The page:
The Soviet invasion of its neighbour Afghanistan in December 1979 sparked a bloody nine-year conflict in that country until Soviet forces withdrew in 1988-89, dooming the communist Afghanistan government to defeat at the hands of the Mujahideen, the Afghan popular resistance backed by the USA and other powers. The Soviet invasion had ermous implications on the global stage; it prompted the US Senate to refuse to ratify the hard-won SALT II arms-limitation treaty, and the USA and 64 other countries boycotted the 1980 Moscow Summer Olympics. For Afghanistan, the invasion served to prolong the interminable civil war that pitted central government against the regions and faction against faction. The country remains locked in conflict over 30 years later, with end in sight. Featuring specially drawn mapping and drawing upon a wide range of sources, this succinct account explains the origins, history and consequences of the Soviet intervention in Afghanistan, thereby shedding new light on the more recent history - and prospects - of that troubled country.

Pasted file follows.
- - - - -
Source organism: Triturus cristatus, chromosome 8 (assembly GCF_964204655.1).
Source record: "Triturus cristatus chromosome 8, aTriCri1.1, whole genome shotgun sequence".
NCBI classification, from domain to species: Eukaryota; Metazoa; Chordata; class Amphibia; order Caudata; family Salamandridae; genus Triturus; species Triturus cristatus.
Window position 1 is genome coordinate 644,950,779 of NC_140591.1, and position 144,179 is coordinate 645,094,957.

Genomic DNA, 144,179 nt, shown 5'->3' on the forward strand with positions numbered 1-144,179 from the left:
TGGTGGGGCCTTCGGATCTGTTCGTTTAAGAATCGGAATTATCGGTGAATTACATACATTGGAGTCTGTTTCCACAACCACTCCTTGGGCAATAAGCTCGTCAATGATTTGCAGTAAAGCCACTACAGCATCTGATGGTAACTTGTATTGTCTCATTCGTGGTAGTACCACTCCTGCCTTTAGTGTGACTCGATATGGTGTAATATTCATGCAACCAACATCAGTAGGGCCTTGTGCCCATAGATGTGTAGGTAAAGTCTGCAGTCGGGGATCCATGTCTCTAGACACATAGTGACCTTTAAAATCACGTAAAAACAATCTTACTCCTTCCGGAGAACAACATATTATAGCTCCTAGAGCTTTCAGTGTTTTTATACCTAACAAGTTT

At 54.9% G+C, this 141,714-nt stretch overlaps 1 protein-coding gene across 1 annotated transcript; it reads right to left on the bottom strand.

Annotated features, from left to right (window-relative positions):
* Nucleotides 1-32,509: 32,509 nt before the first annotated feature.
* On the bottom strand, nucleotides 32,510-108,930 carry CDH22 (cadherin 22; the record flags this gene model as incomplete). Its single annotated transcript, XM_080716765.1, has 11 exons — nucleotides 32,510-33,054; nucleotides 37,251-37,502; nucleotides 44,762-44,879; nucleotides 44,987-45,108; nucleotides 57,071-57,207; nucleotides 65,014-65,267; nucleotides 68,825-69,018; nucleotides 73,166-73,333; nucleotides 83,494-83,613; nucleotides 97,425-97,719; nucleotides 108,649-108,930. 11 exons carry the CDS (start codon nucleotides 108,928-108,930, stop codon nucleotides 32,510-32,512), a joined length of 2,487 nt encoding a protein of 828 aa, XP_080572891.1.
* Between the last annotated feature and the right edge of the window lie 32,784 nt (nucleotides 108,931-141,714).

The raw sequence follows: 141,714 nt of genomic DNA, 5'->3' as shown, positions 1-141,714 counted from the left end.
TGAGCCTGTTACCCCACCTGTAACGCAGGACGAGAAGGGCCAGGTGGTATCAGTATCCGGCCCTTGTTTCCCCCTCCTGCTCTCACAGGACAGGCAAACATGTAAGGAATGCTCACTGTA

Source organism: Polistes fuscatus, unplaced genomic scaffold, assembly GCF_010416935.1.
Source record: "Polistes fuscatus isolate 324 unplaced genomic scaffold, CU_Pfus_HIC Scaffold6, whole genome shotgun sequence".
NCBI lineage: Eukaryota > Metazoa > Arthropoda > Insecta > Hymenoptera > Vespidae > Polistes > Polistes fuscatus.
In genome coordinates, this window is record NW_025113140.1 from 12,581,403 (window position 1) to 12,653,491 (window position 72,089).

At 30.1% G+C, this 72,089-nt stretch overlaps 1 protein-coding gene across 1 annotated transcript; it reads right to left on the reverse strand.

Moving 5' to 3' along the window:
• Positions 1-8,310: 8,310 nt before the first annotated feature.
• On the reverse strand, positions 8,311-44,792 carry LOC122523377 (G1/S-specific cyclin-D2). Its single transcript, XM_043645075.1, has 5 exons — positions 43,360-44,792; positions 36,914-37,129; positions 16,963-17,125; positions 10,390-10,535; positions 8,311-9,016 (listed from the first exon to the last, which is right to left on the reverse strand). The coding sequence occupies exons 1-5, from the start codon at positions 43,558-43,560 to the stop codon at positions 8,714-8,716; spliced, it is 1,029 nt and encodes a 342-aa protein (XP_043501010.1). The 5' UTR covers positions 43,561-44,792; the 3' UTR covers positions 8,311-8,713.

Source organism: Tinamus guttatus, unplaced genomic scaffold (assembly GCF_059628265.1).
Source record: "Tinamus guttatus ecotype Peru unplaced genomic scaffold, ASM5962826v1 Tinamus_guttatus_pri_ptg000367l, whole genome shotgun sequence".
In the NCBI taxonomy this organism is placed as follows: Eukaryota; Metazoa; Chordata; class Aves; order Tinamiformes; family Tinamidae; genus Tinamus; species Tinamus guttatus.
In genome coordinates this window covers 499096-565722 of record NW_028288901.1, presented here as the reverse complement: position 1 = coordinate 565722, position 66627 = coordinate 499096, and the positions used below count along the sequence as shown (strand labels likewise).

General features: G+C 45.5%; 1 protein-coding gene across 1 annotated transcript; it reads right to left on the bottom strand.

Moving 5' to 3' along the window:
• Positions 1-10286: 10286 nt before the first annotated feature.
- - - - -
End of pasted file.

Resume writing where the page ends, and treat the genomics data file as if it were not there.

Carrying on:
Gregory Fremont-Barnes holds a doctorate in Modern History from the University of Oxford and serves as a Senior Lecturer in the Department of War Studies at the Royal Military Academy, Sandhurst. A prolific author, his books include Waterloo 1815: The British Army's Day of Destiny and many others on military and naval subjects covering the 18th to the 21st centuries. Holding a particular interest in insurgency and counterinsurgency, his wider work for the UK Ministry of Defence on these subjects regularly takes him to Africa, the Middle East and South America. As an academic advisor, Dr Fremont-Barnes has accompanied many groups of British Army officers and senior NCOs in their visits to numerous battlefields of the Peninsular War, the Waterloo campaign, Normandy and the Falklands.